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This question Is normally illegal kink legal inspired me to ask this.

The Metro Vancouver Kink Society is getting sued. In a short summary of events, one member of MVKS was accused of acting inappropriately and was officially shunned from the community. In retaliation, he sued the MVKS. Now that there's a lawsuit, many people who wanted to remain anonymous are now known to be part of the MVKS.

How can a non-profit community based group even get sued?

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  • This is really three different questions, and should be asked as such. VTC until they are separated.
    – Nij
    Aug 23 '20 at 10:52
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    What makes you think that in order to be sued one needs to be making profit?
    – Greendrake
    Aug 23 '20 at 12:36
  • @Greendrake where else would the money come from? Aug 23 '20 at 21:41
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    The same place as the money they use to pay other expenses of the organization.
    – Barmar
    Aug 23 '20 at 21:58
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From their website:

Metro Vancouver Kink is an incorporated, non-profit society.

That is, they are a corporation and corporations are legal people, capable of suing and being sued just like natural people are.

The lawsuit alleges defamation which a corporate entity can do by making untrue statements that damage someone’s reputation. Based on the linked article, I can’t see that this is “retaliation”; the statements made are, if untrue, almost certainly defamatory and the defamed person is legally entitled to be “made whole” as far as possible.

Incorporation is a method of shielding the members of the corporation from the corporations liabilities, legal or otherwise. From the article, it appears the allegedly defamed person is also suing the directors of the corporation - directors are usually legally shielded unless they have breached their duties as directors.

One final point, not-for-profit entities still make profits or losses (called surpluses and deficits) and holds assets and liabilities just like a for profit business. Indeed an entity must at least break even over the long term if it wants to survive and make surpluses if it wants to grow. The difference is that a non-profit cannot return those surpluses to its members the way a company can; it has to use them for the purposes for which it was established or for defending lawsuits or paying out damages.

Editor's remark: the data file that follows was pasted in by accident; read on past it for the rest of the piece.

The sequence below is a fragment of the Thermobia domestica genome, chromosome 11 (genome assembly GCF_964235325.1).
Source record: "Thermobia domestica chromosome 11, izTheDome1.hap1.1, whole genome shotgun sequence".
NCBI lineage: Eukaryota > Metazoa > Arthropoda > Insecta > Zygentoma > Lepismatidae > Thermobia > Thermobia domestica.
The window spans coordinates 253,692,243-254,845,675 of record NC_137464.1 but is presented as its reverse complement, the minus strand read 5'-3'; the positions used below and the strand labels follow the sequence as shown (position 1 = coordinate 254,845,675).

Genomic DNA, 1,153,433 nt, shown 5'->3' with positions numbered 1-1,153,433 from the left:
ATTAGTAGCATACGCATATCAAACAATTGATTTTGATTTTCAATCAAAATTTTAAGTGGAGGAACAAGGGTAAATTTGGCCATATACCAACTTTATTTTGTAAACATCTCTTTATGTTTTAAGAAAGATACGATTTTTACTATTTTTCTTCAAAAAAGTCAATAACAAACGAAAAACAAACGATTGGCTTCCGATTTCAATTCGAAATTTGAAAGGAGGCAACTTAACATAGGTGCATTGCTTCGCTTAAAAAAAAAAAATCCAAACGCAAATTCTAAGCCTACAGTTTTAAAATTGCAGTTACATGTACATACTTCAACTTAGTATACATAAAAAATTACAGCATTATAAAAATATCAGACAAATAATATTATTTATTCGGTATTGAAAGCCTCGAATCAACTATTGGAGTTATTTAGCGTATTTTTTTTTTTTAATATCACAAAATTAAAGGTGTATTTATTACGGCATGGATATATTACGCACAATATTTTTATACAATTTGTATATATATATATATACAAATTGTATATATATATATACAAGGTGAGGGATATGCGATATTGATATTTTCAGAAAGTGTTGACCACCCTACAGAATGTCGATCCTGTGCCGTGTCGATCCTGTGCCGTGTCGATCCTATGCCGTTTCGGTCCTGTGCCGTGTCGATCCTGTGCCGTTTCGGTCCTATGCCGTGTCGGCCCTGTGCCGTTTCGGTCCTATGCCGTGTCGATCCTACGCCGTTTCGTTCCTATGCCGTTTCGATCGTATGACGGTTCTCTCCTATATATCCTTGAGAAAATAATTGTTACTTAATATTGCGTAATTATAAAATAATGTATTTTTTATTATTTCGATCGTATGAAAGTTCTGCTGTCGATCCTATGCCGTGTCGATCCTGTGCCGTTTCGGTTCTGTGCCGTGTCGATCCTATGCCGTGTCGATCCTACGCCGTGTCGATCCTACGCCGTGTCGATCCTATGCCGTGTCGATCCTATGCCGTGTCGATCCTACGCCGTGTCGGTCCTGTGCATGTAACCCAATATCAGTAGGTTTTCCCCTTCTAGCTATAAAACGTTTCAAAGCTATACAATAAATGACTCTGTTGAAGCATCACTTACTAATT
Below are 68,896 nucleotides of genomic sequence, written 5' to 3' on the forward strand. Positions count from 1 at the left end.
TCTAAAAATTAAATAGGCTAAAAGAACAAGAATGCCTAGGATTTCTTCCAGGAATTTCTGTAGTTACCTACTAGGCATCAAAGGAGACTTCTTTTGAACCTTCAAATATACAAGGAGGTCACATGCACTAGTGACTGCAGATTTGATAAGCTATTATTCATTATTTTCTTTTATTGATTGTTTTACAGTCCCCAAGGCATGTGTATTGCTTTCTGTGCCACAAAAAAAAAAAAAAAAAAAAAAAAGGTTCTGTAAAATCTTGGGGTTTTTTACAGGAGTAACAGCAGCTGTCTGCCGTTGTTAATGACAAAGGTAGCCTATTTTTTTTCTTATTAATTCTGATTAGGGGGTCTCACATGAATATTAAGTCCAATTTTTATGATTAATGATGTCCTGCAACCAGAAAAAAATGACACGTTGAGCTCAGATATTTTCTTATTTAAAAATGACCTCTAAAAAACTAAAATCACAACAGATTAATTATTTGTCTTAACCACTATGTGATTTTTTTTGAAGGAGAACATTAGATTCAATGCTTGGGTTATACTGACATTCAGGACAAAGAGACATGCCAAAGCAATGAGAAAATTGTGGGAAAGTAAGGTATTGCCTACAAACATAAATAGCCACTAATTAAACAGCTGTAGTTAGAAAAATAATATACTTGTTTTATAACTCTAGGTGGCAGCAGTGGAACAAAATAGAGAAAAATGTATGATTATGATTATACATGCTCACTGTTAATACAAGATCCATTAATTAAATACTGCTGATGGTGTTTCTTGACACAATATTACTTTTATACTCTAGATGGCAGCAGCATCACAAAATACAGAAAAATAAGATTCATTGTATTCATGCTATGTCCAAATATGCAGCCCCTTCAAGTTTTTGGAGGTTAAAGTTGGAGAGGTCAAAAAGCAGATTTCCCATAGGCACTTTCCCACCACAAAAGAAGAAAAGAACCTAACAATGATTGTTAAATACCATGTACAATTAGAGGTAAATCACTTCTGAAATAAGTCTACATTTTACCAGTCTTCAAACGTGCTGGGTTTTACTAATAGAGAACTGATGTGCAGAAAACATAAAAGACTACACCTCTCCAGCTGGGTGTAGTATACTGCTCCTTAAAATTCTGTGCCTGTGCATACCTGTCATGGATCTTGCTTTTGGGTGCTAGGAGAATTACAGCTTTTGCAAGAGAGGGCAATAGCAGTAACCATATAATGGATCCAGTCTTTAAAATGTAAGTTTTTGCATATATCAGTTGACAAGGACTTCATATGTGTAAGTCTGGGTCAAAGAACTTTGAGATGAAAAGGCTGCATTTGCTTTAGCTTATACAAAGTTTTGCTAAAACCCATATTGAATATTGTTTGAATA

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To expand a bit on Dale's answer, being able to sue or be sued is actually often the primary reason that not-for-profit or even for-profit organizations choose to incorporate.

By incorporating, the organization becomes a separate legal entity for the purpose of lawsuits (and liability for debts and such.) This provides a considerable degree of protection to the assets of the individual members, as most lawsuits would have to sue the organization for acts conducted on its behalf rather than suing the individual members. Thus, damages (and payment of debt) in many cases are limited to the assets of the organization itself and the personal assets of individual members are not at risk.

Of course, there are limits to the protections afforded to individual members of an incorporated entity and those limits will vary by jurisdiction.

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    Apparently correct in Canada Varjacic v. Radoja (Ontario Superior Court of Justice, decided March 2018). gwvlaw.com/blog/2018/05/…. In most U.S. states, unincorporated associations have standing to sue and be sued.
    – ohwilleke
    Aug 24 '20 at 23:06

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